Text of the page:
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Offshore and Rough Water Boating

While many boat owners are quite content on inland waterways and enjoying relaxing times in calm bays and harbours and only venturing offshore when the conditions are ideal, there are many others that are drawn to offshore boating. Great fishing can often be found quite a distance from shore, great sea journeys do require venturing beyond safe harbours and for yachties – it’s where the best breeze is blowing. So if you’re interested in boating offshore or even in rough waters, we’ve compiled a few considerations for you to keep in mind to keep safe.

Select the Right Boat

It all starts with the boat. If you do intend to do your boating in rougher waters, then buy a boat that is suited to those conditions. Many boats are better suited to rivers and calmer waters and you can be risking yourself, your companions and your boat by venturing into conditions that your boat is not built to handle. Australia has many great boat manufacturers including those that specialise in the tough aluminium hulls required. Hull construction and boat design is highly technical and designers go to great lengths to build boats that withstand certain conditions.

So do your homework around which boat you should purchase. There are plenty of advice columns and articles to source online, in fact we have showcased many boats in our own articles. If you feel you’re not getting the right answers from a boat seller or dealer, consider engaging a boat broker to source you the right boat.

When it comes to your boat finance, no problems. Jade provides boat loans for all types of boats of all sizes and for boating in many different conditions.

Upskill and Up-learn

If you’ve never operated a boat in rough conditions – learn. This is no time to be a hero. There are boating skills courses available and plenty of tips to be picked up at your yacht club or marina.

Here’s a few tips from an expert source on driving a boat in choppy waters:-

  • Reduce boat speed in choppy and rough water. This allows yourself more time to react and position the boat to address oncoming waves and minimises the risk of the engine being out of the water or the boat becoming airborne off a wave.
  • You don’t take on a wave head-on so upskill on your school geometry to know how angles work. The widely used technique is to take a wave at a 45 degree angle and adjust the throttle accordingly.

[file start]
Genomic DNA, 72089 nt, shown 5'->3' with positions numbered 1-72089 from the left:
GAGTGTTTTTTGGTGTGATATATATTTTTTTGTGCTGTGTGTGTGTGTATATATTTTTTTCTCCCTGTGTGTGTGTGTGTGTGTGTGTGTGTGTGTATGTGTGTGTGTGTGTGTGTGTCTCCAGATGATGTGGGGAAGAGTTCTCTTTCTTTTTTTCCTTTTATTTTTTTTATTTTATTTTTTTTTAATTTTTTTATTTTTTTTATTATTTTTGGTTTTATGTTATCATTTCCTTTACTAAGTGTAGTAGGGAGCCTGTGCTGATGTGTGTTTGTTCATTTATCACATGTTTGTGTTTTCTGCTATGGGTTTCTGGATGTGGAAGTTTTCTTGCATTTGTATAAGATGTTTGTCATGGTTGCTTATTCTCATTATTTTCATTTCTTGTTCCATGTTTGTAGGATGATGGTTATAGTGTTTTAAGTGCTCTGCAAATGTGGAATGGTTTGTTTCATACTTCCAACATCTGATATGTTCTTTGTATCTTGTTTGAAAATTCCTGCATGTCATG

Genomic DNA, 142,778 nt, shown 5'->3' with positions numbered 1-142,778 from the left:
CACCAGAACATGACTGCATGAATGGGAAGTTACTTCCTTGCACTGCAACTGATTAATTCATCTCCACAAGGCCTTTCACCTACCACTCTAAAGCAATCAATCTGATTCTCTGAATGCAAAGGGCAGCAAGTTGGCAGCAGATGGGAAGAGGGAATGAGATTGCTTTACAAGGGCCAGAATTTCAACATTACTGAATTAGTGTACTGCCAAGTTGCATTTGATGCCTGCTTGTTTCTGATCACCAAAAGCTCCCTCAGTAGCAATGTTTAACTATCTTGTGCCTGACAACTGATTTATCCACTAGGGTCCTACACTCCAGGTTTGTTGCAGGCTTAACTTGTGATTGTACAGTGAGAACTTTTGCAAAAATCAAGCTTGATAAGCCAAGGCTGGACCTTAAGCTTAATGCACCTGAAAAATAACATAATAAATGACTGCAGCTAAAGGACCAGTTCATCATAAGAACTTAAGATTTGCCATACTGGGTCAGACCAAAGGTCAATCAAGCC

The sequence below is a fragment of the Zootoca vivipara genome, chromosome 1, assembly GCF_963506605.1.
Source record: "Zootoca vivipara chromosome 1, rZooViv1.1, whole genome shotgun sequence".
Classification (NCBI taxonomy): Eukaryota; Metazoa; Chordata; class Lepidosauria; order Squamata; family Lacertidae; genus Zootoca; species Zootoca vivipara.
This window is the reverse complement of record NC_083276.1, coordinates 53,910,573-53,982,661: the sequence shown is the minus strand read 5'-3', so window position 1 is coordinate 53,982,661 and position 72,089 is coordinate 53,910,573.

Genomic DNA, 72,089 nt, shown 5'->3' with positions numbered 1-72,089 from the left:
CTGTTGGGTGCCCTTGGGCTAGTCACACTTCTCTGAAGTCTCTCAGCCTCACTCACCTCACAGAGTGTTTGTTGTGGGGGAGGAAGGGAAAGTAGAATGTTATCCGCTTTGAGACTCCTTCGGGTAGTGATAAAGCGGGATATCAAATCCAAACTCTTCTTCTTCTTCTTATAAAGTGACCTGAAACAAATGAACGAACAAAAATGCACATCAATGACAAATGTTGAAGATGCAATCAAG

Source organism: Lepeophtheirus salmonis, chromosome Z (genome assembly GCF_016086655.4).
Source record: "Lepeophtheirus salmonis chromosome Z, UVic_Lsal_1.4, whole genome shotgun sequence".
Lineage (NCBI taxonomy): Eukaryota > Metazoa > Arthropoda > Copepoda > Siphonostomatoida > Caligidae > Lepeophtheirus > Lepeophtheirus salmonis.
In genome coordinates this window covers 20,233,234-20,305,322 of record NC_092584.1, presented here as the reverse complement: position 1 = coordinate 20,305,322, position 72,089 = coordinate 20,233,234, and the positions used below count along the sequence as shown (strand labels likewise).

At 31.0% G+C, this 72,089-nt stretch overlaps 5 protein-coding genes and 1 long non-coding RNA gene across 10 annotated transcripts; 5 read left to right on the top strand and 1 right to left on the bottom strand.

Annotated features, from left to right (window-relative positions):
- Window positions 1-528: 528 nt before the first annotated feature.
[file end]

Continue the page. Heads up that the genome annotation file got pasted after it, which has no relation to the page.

• Know your boat and how to handle it. Don’t just head offshore on your first outing on a new boat. Be patient and learn all the ropes of your new toy in calmer waters first. Ensure you know how she reacts and know how to fix as many components as possible in case of failure.
  • Do all your checks before heading off. Check battery, fuel levels, fuel lines, water, electronics and the safety gear.
  • Especially ensure your GPS is working.
  • Check the VHF radio and know the correct channel for that area.
  • Weather is more critical when heading offshore so stay across forecasts and ensure you tune in for regular updates if a bad weather system is forecast.
  • Ensure your safety equipment is in good working order – EPIRB, life jackets, flares and other gear. Make sure it is easy and quick to access.
  • Have a rope aboard that is suitable for towing should you get into trouble or you come to the assistance of someone else.
  • Take plenty of food and water.
  • Preferably take a companion for safety and always advise someone of your plans and your expected ETA. As an added precaution the coast guard operate a sign in service which is accessible by an app.
  • If you do have a boating buddy, make sure they also know how to operate the boat, the radio and the safety equipment in case you are incapacitated.
  • Secure all loose items both on deck and below deck to avoid damage and to avoid weight balance changes especially on smaller boats which can affect the boat’s handling.

Owning a boat is a very exciting experience but if you don’t take it very seriously it can quickly turn into something you would much rather forget.

Securing a Boat Loan for All Boating Conditions

Some of the key deciding factors when buying a boat is how you intend to use the boat and on what waters. We cover these issues in many of our articles. So selecting a boat that is designed for offshore performance and/or to handle rough and choppy conditions is essential if that is where you intend to spend your time.

Most large cruisers are designed to handle those conditions as are most yachts. But when you start looking at the smaller cabin cruisers, fishing boats, cuddy cabins and other trailer boats, is where you’ll have to look more closely at the capabilities for different water and weather conditions.

Selecting a boat loan doesn’t require that level of consideration as Jade provides our Secured Boat Loan for the purchase of all types of boats and regardless of where you will be boating.

To discuss how we can source you a cheap loan for an offshore boat, contact Jade Boat Loans 1300 000 003

DISCLAIMER: THE CONTENT IN THIS ARTICLE IS PREPARED SOLELY FOR GENERAL INFORMATIONAL PURPOSES. THIS CONTENT IS NOT PROVIDED AS FINANCIAL ADVICE. IF YOU REQUIRE ADVICE AROUND YOUR PERSONAL FINANCIAL SITUATION IT IS RECOMMENDED THAT YOU CONSULT WITH A FINANCIAL ADVISOR. NO LIABILITY IS ACCEPTED IN REGARD TO ERRORS OR MIS-REPRESENTATION OF CONTENT AS IT PERTAINS TO GOVERNMENT MEASURES AND POLICIES, PRODUCTS SPECS AND DETAILS AND OTHER DATA AS SOURCE VIA THIRD PARTIES.

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